• Butter contains high levels of saturated fat and cholesterol, which increases blood cholesterol levels and the risk of heart disease
  • Many margarines, while containing mainly vegetable oils, also contain trans fat (partially hydrogenated fats). Trans fat, like saturated fat, increases blood cholesterol levels and the risk of heart disease.

More important, says Kaufman, is that you read the label of margarines and stay away from “partially hydrogenated” or “trans fat.” Look for products such as Smart Heart and Promise Activ, fortified with plant stanols and sterols that can actually help decrease cholesterol levels.

For more ways to love your heart, attend one of our free Heart Month lectures or a free heart screening in your area.

OHSU Telemedicine Network is a lifesaver for Medford Man

By Kory Herrick, M.D.

When 64-year-old David DeNoma awoke to a loud ringing in his head, he knew something was wrong.  He tried to get out of bed, but the room was spinning so violently that he had difficulty maintaining his balance and could barely support himself sitting on the edge of the bed.  By the time paramedics had brought him to Asante Rogue Regional Medical Center in Medford, he was having double vision and difficulty speaking.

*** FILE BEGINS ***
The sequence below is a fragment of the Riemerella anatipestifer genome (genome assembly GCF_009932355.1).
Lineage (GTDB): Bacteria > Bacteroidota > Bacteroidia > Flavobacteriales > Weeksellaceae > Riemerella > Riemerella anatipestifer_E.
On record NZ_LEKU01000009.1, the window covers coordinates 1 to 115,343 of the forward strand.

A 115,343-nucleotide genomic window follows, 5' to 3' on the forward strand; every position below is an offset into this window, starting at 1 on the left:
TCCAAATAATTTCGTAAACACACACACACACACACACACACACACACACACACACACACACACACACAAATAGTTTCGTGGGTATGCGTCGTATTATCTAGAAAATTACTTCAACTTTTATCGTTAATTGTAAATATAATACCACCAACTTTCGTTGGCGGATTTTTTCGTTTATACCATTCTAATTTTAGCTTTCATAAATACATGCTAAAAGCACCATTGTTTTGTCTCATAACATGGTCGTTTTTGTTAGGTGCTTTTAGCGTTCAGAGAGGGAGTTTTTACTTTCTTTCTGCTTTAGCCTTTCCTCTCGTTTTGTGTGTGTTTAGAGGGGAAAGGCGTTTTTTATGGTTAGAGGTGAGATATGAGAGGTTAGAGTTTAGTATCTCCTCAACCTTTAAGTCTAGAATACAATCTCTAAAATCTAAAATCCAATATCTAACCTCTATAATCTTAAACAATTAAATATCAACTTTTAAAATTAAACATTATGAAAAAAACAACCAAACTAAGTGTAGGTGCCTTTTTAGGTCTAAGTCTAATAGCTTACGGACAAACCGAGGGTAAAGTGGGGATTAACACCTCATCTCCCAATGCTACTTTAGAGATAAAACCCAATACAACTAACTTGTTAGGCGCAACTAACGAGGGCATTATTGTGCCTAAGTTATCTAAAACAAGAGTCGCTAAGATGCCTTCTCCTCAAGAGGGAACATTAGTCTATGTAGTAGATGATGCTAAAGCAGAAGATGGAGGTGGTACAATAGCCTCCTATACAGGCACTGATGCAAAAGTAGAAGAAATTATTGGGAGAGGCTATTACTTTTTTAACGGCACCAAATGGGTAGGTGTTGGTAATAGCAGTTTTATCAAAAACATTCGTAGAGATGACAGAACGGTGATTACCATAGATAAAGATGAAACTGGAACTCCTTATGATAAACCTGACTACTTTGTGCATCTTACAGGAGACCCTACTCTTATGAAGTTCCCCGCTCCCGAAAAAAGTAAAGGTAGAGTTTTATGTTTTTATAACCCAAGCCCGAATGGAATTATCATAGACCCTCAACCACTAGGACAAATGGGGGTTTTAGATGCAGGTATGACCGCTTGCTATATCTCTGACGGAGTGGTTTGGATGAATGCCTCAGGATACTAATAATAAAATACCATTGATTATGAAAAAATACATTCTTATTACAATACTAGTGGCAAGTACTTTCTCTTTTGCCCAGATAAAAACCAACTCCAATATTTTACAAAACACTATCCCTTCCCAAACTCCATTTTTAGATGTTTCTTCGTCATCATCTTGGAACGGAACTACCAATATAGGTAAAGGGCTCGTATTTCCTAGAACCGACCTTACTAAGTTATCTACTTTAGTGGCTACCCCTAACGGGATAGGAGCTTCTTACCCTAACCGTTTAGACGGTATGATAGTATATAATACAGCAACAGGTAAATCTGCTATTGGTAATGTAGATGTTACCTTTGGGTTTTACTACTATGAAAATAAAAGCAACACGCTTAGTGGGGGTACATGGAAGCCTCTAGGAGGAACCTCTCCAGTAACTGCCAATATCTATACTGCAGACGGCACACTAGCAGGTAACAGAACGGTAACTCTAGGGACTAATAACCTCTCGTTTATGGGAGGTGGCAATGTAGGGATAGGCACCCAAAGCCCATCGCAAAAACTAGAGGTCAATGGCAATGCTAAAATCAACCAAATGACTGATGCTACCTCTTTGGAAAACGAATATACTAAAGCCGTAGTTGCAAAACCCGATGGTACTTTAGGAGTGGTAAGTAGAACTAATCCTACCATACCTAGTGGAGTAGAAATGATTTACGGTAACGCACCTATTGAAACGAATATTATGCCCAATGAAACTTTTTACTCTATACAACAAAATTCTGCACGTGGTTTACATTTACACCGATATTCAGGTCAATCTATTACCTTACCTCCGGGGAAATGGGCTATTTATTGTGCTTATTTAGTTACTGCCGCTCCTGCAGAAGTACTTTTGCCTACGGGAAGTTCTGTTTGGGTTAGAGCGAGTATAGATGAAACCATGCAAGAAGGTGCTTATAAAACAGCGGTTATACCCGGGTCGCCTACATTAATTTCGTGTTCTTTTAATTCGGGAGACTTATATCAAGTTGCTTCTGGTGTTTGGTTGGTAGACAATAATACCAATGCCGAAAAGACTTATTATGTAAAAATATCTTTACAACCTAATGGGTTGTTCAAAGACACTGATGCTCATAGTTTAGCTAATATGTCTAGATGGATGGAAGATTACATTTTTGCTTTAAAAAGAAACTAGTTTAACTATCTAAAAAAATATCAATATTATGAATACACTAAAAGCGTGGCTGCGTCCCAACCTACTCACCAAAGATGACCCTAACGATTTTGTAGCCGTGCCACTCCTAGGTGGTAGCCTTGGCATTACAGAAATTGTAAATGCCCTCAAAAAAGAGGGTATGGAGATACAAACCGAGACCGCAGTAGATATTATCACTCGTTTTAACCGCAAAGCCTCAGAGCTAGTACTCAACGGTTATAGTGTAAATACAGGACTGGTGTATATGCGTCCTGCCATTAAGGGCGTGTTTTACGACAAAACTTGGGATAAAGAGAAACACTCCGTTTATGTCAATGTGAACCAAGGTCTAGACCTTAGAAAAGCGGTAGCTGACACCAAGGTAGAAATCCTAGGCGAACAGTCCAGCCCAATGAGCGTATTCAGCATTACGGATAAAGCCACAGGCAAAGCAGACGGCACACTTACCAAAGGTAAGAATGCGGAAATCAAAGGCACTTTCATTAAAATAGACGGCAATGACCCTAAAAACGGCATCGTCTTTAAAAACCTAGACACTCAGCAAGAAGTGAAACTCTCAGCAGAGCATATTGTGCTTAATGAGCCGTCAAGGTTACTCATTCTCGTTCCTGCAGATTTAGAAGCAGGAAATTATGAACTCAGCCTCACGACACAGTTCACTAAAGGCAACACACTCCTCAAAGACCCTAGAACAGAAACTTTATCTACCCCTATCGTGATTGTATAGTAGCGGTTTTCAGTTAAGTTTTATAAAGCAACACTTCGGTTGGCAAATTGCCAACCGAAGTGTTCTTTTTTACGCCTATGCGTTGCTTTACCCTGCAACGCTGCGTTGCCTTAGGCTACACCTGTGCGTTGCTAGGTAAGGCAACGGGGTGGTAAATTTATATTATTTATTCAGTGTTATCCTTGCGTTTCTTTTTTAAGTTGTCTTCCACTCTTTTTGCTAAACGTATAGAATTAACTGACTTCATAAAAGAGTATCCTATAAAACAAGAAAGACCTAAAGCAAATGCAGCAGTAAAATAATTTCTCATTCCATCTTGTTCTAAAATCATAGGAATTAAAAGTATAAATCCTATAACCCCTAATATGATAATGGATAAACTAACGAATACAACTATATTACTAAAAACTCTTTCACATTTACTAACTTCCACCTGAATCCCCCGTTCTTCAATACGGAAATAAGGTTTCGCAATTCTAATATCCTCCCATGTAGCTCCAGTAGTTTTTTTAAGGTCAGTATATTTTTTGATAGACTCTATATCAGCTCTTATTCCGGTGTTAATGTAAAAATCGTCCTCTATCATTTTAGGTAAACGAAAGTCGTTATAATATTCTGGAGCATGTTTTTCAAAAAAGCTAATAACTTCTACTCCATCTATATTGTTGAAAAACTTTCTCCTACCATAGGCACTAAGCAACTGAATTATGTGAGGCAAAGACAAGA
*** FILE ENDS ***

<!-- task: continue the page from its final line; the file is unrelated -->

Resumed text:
His emergency room physician, Michael McCaskill, M.D., immediately suspected a stroke and called OHSU to request a telemedicine consultation.  A few minutes later, using a telemedicine robot equipped with two-way video communications technology, I was able to speak with Mr. DeNoma about his symptoms, medical history and medications, and then perform a careful neurologic examination – despite being 275 miles away.

Mr. DeNoma’s symptoms and exam findings suggested that a blood clot had blocked his basilar artery, the major artery supplying blood to the brain stem. Strokes caused by basilar artery occlusions carry a particularly poor prognosis and usually result in death. Many of the patients who survive are left in a “locked-in” state, wherein they retain awareness but are almost completely paralyzed from head to toe and unable to communicate verbally.  I discussed the case with his emergency room physician in Medford. We decided that Mr. DeNoma’s best chance of survival was to receive t-PA, a potent clot-busting medication, and then be flown to OHSU to attempt to have the blood clot removed by a procedure known as mechanical thrombectomy.  A few hours later the clot was successfully removed, and Mr. DeNoma was recovering in OHSU’s neurosciences intensive care unit.  Within 48 hours, his stroke symptoms vanished and he went home.  Two months later, he was vacationing in Hawaii.